But, on the basis of evidence at hand of the process of fascist development in an advanced country ruled by monopoly capitalism (Germany, but keeping in mind the known defects in analogy), where conditions most nearly approached those in our country, it can be said with approximate accuracy that a fascist party, or parties, of a mass character arises when economic and social conditions have brought an alignment of class forces out of which a revolutionary situation is created. ”The rulers cannot rule as before, and the masses cannot live as before.”
Furthermore, where the fascist state has established itself in an advanced country through its indigenous mass party and its control of or alliance with the official military forces, as the government of monopoly capital, it has been able to do so only after one or more defeat of the socialist revolution and division of the forces of the workingclass by reason of the treachery, cowardice, and incompetence of the reformist leadership, and when the economic causes of the revolutionary situation remain.
The victory of fascism in France, Austria and Spain affords no basis for comparison since in these countries the fascist victory was secured mainly by infiltration, invasion arid open military aid from fascist countries for the overthrow of a social-democratic government and a popular reformist-capitalist coalition government, none of which had taken even the most elementary precautions against a fascist counter-revolution.
On the basis then, of the international experience of the workingclass and its Communist Parties in the advanced countries where the fascist system was established, it can be said that fascist mass movements arise as an offensive–moral, political, military–against the forces of the developing socialist revolution.
Disguised with demagogic anti-capitalist but chauvinist slogans, the fascist party tries to divert the rising discontent and militancy of the ruined and pauperized middle class and politically backward (in the class sense) but rebellious workers from effective anti-capitalist and socialist struggle. Fascist leaders play on all the strings of racial prejudice, ignorance, bigotry and superstition. They scream of “Jew-owned banks”, of “international Jewish loan sharks”, of the “black menace to white supremacy,” of “the American century,” of the ”Russian menace,” etc. The apologists of clerical fascism invent a new deceptive term for Marxists, Communists and Socialists: “Red Fascists”.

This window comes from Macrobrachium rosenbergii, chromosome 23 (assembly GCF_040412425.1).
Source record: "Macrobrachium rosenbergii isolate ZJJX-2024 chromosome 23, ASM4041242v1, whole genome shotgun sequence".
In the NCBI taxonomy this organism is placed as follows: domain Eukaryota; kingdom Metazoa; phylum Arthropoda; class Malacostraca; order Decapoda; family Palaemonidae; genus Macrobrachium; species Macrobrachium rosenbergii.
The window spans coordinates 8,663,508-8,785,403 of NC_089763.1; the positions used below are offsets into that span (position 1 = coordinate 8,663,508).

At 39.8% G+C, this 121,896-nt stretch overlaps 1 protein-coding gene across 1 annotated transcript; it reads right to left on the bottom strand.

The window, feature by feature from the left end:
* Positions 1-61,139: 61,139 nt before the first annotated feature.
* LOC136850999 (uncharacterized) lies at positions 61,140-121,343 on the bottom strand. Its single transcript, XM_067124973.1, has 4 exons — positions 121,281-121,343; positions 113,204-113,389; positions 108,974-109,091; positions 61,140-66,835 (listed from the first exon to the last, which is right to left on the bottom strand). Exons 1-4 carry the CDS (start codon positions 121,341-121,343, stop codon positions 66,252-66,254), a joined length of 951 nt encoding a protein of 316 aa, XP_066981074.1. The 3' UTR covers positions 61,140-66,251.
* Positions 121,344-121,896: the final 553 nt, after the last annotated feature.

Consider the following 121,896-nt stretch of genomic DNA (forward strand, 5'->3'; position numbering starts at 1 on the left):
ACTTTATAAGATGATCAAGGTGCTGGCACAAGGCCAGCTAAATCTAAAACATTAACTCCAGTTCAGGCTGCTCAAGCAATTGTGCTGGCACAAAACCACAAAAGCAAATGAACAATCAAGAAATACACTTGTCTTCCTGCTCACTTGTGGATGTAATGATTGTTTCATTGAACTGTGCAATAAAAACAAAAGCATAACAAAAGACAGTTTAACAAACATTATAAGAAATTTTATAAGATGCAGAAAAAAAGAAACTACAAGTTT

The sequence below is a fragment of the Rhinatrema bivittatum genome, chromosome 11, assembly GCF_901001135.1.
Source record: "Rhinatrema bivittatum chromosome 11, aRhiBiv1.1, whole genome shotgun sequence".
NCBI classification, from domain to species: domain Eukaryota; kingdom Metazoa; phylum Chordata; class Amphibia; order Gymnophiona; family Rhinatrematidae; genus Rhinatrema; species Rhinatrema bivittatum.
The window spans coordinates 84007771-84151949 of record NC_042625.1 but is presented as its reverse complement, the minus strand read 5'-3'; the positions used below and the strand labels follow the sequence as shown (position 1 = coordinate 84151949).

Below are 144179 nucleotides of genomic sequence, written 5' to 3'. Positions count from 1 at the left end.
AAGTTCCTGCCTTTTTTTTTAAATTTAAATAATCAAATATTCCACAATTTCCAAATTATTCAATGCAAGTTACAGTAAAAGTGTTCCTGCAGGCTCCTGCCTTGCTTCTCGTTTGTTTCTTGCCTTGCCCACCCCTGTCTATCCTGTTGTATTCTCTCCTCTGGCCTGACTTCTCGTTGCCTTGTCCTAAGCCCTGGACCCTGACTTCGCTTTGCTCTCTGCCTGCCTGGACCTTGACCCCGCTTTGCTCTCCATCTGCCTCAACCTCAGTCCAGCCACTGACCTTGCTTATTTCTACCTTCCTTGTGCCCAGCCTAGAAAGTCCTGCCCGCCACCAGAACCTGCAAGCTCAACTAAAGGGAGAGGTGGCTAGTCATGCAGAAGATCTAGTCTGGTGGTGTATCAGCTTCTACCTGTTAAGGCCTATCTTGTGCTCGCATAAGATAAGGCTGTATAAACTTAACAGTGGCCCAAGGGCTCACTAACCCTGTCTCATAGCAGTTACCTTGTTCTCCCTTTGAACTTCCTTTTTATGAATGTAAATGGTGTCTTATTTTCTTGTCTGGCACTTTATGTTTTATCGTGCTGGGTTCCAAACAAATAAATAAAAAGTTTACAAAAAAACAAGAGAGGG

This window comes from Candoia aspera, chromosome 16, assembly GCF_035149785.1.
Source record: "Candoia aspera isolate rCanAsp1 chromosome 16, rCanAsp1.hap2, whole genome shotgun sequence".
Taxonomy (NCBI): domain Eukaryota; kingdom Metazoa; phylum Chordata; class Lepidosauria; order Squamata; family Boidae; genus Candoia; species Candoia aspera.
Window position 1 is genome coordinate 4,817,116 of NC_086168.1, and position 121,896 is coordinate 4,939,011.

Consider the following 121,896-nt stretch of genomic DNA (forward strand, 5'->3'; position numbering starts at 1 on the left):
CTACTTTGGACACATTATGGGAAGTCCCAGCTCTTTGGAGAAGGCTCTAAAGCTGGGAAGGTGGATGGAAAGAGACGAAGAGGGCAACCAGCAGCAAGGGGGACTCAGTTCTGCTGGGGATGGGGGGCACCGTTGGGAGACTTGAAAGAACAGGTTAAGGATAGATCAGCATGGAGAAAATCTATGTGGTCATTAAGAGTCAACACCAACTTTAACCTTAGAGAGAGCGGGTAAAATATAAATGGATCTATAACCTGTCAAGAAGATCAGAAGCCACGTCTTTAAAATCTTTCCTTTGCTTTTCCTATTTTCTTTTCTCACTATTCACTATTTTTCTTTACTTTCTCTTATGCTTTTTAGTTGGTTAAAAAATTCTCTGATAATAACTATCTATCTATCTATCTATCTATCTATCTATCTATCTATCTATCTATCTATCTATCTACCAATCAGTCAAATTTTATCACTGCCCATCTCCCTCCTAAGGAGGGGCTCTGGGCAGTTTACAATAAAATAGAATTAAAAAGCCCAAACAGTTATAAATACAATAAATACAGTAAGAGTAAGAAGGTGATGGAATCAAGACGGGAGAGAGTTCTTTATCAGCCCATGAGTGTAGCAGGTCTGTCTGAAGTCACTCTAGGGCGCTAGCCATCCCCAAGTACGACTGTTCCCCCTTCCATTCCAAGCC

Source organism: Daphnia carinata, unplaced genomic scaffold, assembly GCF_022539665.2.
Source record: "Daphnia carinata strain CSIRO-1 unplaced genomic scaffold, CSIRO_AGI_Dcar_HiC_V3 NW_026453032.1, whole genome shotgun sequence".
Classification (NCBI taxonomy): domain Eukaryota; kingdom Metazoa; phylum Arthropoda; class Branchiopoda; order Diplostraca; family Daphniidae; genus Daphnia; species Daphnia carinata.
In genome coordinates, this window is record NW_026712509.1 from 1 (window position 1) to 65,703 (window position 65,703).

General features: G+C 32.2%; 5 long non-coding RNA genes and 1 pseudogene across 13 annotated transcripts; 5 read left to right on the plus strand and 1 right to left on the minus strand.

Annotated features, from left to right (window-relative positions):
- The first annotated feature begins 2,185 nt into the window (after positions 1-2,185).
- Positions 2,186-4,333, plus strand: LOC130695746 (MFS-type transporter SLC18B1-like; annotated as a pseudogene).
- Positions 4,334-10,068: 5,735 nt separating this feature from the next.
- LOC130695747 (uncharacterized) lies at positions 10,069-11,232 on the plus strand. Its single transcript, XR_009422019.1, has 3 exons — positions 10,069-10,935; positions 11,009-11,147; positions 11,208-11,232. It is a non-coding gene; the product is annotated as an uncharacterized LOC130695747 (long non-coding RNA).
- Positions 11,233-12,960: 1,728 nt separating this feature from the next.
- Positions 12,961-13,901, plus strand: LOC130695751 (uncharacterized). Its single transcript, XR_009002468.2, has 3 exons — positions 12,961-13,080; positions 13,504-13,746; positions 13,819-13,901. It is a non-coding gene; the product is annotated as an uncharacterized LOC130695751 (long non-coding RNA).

The necessary condition, on the basis of experience in other countries, for the rise of a mass fascist movement, is economic crisis over a prolonged period in which there is a rapid increase in the reserve army of labor–mass unemployment; a rapid and continual increase in the ravages of poverty and destitution among the workingclass and large sections of the middle class; an increase in skepticism among large sections of the middle class concerning the effectiveness of “democratic” political methods and the capacity of reformist measures to give substantial relief, as these prove miserably insufficient to solve the basic economic and social ills afflicting the great mass of the population.
Accompanying these conditions is the fact that the shrinkage of profitable markets and reduction of profits prompts the political machines of the parties of monopoly capital to withdraw patronage and protection of the hordes of the slum proletarians and the members of the underworld which flourish under capitalism in decay. These anti-social forces are recruited into the fascist parties. Only under such conditions have fascist parties and their backers gained substantial mass support.